I found this passage from Lippmann’s Public Opinion reminiscent of what C Wright Mills later described as the sociological imagination. This meant for Mills a sensitivity towards the interconnection between private troubles and public issues, enabling someone to see how the seemingly idiosyncratic facts of their lived experience are shaped by wider social and historical forces. It’s an antidote to the individualisation of social problems by making clear how the circumstances we confront are not of our choosing and furthermore they are confronted by others for similar reasons. What Lippmann describes her is the absence of sociological imagination, with my emphasis added:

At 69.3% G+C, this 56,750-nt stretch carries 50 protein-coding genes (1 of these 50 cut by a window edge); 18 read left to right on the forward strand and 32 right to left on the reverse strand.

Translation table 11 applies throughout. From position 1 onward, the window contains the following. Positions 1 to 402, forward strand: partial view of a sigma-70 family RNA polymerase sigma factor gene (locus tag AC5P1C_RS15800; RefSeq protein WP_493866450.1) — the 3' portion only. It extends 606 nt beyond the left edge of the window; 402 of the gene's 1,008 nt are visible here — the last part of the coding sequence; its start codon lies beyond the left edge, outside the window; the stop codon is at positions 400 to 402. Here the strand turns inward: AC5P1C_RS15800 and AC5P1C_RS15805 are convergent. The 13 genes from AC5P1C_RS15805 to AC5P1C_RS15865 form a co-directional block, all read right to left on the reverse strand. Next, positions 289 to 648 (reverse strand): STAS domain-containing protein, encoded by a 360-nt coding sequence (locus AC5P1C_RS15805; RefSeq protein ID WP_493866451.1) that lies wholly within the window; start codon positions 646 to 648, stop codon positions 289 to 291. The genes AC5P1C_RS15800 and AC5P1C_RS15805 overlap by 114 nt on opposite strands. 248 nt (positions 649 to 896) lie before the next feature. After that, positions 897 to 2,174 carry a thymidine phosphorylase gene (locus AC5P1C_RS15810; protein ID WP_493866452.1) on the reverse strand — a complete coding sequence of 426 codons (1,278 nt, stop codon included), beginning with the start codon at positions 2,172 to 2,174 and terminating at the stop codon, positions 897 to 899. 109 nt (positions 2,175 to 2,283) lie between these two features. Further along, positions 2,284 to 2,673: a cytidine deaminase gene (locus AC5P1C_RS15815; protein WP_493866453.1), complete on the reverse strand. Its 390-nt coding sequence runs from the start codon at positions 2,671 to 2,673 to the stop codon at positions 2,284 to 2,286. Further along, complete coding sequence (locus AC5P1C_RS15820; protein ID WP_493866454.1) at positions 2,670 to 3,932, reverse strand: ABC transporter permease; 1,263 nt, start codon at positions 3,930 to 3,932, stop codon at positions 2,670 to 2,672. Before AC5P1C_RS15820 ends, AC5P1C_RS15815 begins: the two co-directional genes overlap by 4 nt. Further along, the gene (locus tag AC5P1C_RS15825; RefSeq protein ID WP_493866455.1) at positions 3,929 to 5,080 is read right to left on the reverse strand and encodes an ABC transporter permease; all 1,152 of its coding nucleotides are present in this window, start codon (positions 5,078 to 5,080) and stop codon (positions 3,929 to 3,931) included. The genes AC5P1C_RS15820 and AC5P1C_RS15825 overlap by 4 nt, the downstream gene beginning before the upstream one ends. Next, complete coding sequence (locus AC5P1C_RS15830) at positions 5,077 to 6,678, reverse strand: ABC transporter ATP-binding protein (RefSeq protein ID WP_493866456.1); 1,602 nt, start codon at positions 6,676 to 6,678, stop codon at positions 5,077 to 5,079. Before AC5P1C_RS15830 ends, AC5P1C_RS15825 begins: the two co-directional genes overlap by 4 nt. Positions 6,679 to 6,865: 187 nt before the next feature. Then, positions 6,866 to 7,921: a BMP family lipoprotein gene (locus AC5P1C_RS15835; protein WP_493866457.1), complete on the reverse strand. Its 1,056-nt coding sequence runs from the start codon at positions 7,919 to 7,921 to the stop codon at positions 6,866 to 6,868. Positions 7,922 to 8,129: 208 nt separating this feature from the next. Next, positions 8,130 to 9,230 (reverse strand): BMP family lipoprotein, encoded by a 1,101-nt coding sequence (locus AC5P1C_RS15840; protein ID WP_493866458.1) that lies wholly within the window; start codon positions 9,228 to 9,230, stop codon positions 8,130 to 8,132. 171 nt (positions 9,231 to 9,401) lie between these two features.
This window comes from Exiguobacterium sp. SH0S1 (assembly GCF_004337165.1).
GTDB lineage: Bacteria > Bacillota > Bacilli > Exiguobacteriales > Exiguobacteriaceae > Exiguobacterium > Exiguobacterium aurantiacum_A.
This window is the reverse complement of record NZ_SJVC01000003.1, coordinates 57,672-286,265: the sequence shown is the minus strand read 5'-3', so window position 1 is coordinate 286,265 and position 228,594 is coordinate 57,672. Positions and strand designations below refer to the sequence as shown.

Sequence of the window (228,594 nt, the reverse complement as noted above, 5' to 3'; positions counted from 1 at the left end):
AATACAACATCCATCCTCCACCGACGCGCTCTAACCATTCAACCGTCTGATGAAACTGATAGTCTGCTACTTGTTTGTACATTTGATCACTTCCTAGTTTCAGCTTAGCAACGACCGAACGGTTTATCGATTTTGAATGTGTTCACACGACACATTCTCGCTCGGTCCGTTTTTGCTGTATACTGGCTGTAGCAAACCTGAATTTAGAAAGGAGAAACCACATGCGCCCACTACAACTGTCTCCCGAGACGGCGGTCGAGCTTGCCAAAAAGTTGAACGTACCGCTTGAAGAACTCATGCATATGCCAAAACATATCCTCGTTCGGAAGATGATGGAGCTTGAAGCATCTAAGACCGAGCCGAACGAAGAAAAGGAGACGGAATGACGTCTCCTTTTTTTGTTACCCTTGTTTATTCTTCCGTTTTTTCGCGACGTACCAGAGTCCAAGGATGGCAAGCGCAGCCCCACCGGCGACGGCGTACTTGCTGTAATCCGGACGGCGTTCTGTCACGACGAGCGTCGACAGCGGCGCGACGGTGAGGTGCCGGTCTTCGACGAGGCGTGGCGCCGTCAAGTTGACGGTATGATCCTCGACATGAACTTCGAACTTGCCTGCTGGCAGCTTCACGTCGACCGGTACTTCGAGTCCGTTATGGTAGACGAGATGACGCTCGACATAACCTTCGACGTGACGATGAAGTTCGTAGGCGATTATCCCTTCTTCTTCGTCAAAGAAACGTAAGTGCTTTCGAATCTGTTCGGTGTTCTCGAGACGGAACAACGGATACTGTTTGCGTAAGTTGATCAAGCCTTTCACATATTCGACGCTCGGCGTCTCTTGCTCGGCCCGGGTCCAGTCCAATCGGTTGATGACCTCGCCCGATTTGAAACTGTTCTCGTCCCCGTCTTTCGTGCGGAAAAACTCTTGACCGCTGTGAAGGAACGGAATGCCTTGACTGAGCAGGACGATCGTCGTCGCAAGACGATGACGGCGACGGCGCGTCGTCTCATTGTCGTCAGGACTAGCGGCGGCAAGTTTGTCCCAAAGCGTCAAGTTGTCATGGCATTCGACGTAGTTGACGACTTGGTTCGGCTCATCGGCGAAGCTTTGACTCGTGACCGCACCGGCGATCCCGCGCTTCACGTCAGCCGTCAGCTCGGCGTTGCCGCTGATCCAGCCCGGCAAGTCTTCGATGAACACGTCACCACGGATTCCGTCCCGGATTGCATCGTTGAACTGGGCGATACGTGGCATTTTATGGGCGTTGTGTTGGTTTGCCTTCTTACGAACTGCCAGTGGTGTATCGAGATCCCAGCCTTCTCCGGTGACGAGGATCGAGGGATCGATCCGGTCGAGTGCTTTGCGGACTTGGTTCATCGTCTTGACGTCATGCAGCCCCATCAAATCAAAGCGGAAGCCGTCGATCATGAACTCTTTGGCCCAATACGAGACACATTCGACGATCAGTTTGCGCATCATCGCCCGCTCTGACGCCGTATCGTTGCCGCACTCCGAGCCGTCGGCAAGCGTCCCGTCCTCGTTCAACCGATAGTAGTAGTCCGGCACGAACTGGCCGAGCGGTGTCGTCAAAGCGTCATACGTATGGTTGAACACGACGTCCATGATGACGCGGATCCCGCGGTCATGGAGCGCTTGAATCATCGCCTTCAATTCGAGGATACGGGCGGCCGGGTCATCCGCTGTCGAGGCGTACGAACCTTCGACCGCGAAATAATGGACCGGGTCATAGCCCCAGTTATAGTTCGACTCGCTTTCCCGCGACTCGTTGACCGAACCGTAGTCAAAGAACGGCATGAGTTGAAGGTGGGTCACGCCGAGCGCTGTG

The character they give it varies not only with sex and age, race and religion and social position, but within these cruder classifications, according to the inherited and acquired constitution of the individual, his faculties, his career, the progress of his career, an emphasized aspect of his career, his moods and tenses, or his place on the board in any of the games of life that he is playing. What reaches him of public affairs, a few lines of print, some photographs, anecdotes, and some casual experience of his own, he conceives through his set patterns and recreates with his own emotions. He does not take his personal problems as partial samples of the greater environment. He takes his stories of the greater environment as a mimic enlargement of his private life.